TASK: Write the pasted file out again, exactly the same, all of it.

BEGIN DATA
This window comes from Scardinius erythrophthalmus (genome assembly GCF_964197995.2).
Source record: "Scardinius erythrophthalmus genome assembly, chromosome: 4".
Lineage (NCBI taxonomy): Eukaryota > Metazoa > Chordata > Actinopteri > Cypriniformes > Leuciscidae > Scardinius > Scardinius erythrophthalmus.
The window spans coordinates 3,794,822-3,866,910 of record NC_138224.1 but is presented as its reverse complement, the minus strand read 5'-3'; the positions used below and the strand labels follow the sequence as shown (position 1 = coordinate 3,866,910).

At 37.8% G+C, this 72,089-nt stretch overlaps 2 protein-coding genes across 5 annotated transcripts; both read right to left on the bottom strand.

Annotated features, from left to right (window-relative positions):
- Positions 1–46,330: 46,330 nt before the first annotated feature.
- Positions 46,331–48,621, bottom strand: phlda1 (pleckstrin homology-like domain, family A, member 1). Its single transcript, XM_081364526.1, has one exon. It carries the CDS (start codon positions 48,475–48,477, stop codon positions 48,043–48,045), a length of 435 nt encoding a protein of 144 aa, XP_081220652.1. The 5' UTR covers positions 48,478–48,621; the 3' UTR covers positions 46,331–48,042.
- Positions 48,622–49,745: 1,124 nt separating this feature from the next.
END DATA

This window comes from Scardinius erythrophthalmus (genome assembly GCF_964197995.2).
Source record: "Scardinius erythrophthalmus genome assembly, chromosome: 4".
Lineage (NCBI taxonomy): Eukaryota > Metazoa > Chordata > Actinopteri > Cypriniformes > Leuciscidae > Scardinius > Scardinius erythrophthalmus.
The window spans coordinates 3,794,822-3,866,910 of record NC_138224.1 but is presented as its reverse complement, the minus strand read 5'-3'; the positions used below and the strand labels follow the sequence as shown (position 1 = coordinate 3,866,910).

At 37.8% G+C, this 72,089-nt stretch overlaps 2 protein-coding genes across 5 annotated transcripts; both read right to left on the bottom strand.

Annotated features, from left to right (window-relative positions):
- Positions 1–46,330: 46,330 nt before the first annotated feature.
- Positions 46,331–48,621, bottom strand: phlda1 (pleckstrin homology-like domain, family A, member 1). Its single transcript, XM_081364526.1, has one exon. It carries the CDS (start codon positions 48,475–48,477, stop codon positions 48,043–48,045), a length of 435 nt encoding a protein of 144 aa, XP_081220652.1. The 5' UTR covers positions 48,478–48,621; the 3' UTR covers positions 46,331–48,042.
- Positions 48,622–49,745: 1,124 nt separating this feature from the next.